From Wastelands to New Beginnings: Post Apocalyptic Story Ideas

With irreversible climate change lurking around the corner, news talking about nuclear fallout coming up more regularly than everyone hopes for, and the real possibility of alien visitation as confirmed by UFO sightings, there has been a massive surge of demands for post-apocalyptic books. Not only does the genre give a glimpse of the world when catastrophe hits, it also plays with people’s fear of the civilizational collapse by giving spectacular depiction of humans’ inherent vulnerability in the face of great danger. Most books in the genre revolve around the same idea of a few survivors trying to make the world a better place against the odds. No one says you cannot approach the genre with new perspectives. When the time come for you to write down your own unique post apocalyptic story ideas, remember to incorporate the following elements into the narrative so you don’t stray too far from the genre’s consensus.

Mind Your Apocalypse

You don’t have an unlimited option here. There aren’t too many things that can cause a destruction so severe to the point where 90% of the human population is gone. Among the most common ideas include zombies, famine, nuclear fallout, lethal infectious diseases, floods, climate disaster, artificial intelligence, and aliens. You can use any of them or blend some of them together; for example, a lethal disease causes people to turn into zombies. Proceed cautiously if you decide to use killer monsters or psychic powers because you might get too close to fantasy genre, rather than science fiction. Post-apocalyptic narrative can include fantastical elements, but it is technically a subgenre of sci-fi.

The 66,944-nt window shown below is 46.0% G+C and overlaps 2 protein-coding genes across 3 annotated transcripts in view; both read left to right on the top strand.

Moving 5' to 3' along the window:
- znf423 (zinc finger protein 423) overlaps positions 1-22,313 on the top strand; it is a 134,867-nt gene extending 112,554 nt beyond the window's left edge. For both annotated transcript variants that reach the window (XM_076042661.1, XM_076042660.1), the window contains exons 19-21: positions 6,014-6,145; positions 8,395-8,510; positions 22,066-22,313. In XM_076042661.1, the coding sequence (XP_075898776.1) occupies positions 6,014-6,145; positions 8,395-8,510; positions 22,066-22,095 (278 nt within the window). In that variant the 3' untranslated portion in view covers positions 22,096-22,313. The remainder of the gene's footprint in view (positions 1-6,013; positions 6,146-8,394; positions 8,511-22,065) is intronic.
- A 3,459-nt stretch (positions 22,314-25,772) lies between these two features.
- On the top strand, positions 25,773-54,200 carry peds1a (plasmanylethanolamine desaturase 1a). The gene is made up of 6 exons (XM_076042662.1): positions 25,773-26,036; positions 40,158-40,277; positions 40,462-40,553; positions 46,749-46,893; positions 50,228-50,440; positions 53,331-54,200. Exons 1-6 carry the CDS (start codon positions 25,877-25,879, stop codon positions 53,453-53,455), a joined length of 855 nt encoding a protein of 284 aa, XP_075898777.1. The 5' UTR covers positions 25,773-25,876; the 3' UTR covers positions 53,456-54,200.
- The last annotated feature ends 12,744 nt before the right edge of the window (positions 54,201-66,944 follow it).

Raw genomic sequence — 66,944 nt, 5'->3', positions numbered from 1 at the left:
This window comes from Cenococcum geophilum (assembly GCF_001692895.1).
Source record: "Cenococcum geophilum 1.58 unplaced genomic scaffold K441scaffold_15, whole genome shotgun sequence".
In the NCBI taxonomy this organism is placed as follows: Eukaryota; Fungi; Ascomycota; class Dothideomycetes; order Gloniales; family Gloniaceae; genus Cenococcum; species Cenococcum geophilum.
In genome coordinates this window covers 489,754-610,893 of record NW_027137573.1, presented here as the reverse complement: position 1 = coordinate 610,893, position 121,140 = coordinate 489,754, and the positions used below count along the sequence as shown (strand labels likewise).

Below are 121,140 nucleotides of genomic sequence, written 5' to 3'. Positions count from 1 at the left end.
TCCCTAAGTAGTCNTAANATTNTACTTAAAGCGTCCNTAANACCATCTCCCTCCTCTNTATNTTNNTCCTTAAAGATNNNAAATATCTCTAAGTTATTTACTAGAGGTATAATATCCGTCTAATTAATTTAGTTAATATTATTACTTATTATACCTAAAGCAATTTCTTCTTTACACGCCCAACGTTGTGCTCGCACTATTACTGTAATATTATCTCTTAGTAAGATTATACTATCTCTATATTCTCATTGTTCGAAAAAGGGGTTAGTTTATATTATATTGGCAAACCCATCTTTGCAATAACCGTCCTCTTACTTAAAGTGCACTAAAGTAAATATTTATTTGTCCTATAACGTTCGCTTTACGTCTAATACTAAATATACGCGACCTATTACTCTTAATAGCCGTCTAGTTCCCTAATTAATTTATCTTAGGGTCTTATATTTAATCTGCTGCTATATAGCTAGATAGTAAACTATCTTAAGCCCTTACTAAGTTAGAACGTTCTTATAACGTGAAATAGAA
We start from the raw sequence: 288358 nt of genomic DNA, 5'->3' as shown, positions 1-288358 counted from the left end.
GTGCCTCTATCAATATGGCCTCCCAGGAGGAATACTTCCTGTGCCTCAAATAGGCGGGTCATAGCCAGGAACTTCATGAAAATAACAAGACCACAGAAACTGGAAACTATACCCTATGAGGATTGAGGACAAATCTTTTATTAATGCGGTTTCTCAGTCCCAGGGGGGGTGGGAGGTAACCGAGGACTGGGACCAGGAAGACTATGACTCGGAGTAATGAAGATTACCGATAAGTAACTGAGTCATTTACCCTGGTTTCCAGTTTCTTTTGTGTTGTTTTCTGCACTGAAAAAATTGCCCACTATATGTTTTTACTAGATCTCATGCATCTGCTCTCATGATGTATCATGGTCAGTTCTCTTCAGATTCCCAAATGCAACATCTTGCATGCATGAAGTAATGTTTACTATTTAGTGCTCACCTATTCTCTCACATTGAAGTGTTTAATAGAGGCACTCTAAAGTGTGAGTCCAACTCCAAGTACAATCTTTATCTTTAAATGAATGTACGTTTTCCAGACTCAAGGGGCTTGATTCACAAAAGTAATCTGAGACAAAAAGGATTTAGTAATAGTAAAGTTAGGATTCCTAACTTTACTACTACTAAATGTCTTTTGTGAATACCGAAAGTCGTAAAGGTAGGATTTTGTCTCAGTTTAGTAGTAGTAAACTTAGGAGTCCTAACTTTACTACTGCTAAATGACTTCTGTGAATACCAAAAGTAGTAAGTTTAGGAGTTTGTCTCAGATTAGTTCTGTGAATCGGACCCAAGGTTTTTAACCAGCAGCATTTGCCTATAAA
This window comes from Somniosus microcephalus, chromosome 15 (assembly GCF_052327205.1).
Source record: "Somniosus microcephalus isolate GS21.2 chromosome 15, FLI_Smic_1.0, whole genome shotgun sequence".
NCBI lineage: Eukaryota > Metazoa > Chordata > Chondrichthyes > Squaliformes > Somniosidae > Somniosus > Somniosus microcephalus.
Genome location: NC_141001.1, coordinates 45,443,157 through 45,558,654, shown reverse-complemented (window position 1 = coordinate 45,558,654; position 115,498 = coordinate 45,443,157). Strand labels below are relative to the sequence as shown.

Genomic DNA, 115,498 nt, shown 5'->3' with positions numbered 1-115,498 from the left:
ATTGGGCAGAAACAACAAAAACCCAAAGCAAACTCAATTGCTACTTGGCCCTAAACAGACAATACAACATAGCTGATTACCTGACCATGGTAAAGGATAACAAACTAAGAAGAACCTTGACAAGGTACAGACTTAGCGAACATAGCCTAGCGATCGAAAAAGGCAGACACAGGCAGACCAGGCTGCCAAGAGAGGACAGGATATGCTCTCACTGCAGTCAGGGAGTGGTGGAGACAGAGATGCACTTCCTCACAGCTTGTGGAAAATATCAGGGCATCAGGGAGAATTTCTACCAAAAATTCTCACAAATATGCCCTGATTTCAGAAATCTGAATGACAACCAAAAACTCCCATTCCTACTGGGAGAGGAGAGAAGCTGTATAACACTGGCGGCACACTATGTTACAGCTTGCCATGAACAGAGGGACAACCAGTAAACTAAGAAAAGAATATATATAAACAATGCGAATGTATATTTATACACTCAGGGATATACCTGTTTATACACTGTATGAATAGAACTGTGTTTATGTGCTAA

Post Apocalyptic Story Ideas

Tailor the Disaster

There needs to be logical connections between the timeline or intensity of the apocalypse and the world it creates in its aftermath. If the apocalypse comes from alien invasion, it makes sense to depict a complete and near instant destruction of the human population and civilization at large. An all-out attack by species with technologies far superior to anything on Earth is likely swift and extensive. However, it might show carelessness when the same effect happens because of a slow-burn climate change. The nature of the disaster must correspond to the post-apocalyptic world’s landscape.

Post Apocalyptic Story Ideas

Who Are the Survivors?

In many post-apocalyptic films, there are bullies who prey on weak scavengers and they will stop at nothing to get what they want. It is not unusual to see a lone hero fights against a gang of marauders to save a damsel in distress, robots hunt down humans, zombies break into poorly-built survivors camp, and so on. Your story is driven by the characters, so create them carefully. For example, there needs to be a reason why soldiers survived the apocalypse, but librarians and students had to die. The post-apocalyptic world (and the story) will be shaped by the people involved in it. You don’t have to use biker gangs, robots, soldiers, aliens, cannibals, and all the other typical characters.